In order to better understand the advantages of using heel stabilisation as a method of correcting foot posture and joint alignment, it is essential to gain a deeper knowledge of the process of orthotic posting first.
Employed with the purpose of managing the pronation and supination of the foot, posting is a process which involves making modifications to the anatomy of the orthotic, by tilting certain aspects of the shell or insole to control motion and joint forces.
The goal is to improve the stability of the medial column by taking into account the plantar angles of the forefoot and heel, the intended level of control and the ranges of motion available.
This could be done either on the positive cast (intrinsic) or on the orthotic shell (extrinsic), which can be combined at the rearfoot and forefoot in different ways, to produce a countless number of orthotic designs.
More suitable for supporting a varus or valgus forefoot deformity, intrinsic posting does not entail the addition of any material to the outside of the shell which results in an orthotic that is less bulky.
Intrinsic forefoot posting incorporates changes to the forefoot of the positive cast, specifically to the distal one-third of the shell. This is done through the addition of plaster to the plantar surface of the metatarsalphalangeal (MTP) joints.
Although such an orthotic can be used with great ease, especially with tight footwear, it does not efficiently control the compensatory pronation commonly associated with foot conditions.
Another method used in this regard is intrinsic rearfoot casting. This involves the removal of plaster from the medial portion of the plantar heel of the positive cast thereby creating a flattened area in the heel cup of the shell.
While the increased supination that follows may correct the hyperpronation for a certain period of time, such a device fails to provide for the optimal positioning of the joints and the foot, which is necessary to facilitate the optimal functioning of the entire musculoskeletal system.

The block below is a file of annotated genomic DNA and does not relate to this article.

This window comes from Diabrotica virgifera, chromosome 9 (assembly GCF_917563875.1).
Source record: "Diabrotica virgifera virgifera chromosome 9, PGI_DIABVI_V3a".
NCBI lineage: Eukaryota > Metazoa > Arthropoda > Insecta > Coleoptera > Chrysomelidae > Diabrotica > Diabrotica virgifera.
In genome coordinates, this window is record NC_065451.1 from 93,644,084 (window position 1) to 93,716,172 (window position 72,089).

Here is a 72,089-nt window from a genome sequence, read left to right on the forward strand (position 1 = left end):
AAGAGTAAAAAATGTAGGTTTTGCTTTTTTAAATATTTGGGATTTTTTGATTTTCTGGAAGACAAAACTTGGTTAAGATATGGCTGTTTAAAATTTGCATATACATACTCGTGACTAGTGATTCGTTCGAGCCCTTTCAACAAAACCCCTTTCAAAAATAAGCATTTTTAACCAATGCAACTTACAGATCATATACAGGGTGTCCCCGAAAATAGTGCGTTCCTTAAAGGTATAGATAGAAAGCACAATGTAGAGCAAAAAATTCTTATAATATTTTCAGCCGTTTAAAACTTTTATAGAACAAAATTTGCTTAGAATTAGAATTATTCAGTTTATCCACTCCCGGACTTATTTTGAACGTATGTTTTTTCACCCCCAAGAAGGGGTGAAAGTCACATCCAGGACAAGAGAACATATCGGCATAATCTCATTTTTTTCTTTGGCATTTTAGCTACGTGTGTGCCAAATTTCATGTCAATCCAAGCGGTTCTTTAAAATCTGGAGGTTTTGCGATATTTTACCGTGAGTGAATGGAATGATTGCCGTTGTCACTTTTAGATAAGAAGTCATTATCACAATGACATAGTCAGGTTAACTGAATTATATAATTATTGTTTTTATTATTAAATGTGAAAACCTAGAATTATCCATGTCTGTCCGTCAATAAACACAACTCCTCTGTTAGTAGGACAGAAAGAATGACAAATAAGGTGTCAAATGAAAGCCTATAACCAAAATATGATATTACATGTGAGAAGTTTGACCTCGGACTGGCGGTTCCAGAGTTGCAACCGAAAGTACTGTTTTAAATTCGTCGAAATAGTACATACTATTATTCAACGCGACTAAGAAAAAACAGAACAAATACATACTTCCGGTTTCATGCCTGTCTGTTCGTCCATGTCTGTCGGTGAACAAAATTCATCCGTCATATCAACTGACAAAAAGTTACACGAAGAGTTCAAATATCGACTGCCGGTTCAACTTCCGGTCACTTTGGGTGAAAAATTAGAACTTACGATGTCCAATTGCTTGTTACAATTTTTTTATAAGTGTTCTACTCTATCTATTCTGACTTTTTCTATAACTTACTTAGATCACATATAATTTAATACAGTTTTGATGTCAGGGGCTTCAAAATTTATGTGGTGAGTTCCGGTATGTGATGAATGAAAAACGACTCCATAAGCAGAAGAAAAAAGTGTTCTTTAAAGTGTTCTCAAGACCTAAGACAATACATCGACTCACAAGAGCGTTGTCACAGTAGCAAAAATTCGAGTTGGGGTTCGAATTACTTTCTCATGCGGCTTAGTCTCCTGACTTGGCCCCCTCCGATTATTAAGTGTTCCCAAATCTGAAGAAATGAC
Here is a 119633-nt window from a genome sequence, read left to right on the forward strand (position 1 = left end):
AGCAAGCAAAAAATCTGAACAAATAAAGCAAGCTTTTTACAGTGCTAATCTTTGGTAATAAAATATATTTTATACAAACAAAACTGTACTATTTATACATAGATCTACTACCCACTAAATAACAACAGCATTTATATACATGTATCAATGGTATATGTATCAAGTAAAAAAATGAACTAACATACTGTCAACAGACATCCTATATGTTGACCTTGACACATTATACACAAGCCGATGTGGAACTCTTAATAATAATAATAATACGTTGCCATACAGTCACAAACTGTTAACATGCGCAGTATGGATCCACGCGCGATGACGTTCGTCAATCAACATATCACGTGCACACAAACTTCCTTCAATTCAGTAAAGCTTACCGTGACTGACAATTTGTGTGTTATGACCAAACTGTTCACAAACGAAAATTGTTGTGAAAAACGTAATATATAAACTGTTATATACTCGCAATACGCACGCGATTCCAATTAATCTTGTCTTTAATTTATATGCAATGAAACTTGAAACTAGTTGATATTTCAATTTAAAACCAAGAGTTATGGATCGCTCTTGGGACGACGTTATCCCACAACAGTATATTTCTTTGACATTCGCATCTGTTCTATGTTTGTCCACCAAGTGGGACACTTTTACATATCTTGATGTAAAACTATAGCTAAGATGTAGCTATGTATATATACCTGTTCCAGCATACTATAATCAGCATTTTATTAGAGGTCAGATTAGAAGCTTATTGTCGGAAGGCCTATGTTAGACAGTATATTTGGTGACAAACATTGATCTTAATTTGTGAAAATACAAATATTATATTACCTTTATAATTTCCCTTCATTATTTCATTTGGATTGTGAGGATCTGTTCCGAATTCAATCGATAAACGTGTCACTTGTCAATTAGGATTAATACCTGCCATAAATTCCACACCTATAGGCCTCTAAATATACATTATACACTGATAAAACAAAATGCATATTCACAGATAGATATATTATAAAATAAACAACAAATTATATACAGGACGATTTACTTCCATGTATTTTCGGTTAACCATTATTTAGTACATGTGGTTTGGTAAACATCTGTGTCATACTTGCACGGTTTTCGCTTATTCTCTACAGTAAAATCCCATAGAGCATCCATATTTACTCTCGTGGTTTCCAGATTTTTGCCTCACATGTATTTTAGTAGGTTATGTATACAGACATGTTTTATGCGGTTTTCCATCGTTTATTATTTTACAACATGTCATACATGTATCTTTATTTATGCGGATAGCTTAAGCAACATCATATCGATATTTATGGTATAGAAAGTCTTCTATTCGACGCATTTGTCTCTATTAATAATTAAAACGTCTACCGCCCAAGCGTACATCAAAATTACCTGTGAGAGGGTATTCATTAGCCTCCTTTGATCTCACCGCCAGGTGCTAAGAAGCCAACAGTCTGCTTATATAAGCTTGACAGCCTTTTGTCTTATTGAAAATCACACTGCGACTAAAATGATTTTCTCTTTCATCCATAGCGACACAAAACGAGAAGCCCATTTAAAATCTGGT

Extrinsic posting requires the addition of wedges to the outer shell of the orthotic device.
In the case of extrinsic rearfoot posting, material is applied to the calcaneal region of the shell to angle it either medially or laterally, and to control movement of the calcaneus during the stance phase of gait.
An extrinsic forefoot post, on the other hand, comprises of wedging the forefoot into its desired position. Such a method helps to effectively distribute ground-reactive forces but may not allow the metatarsal heads to reach the surface and could instead lead to constriction of the metatarsalphalangeal joints.
Studies have proven the superiority of mediolongitudinal-arch-supported orthotics such as the MASS4D® orthotic over forefoot- and rearfoot-posted orthotics**.
MASS4D® does advocate the use of lateral posting to aid in controlling excessive supination and calcaneus invention. It’s important to further emphasise that certain foot positions that are truly rigid in nature are managed with corrective posting techniques.
Heel stabilisation and the full contact 3-point base involving the calcaneus, the first and fifth MTP allow for decreased pressure on the lateral metatarsal heads and increased pressure under the first metatarsal head at toe-off, therefore making it a much more effective device in comparison.
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Severe haemophilia involves spontaneous bleeding within the musculoskeletal system and mucosal or cerebral hemorrhages at an early age. Hemophilic arthropathy is a long-term, debilitating consequence of repeated haemarthrosis in patients suffering from haemophilia.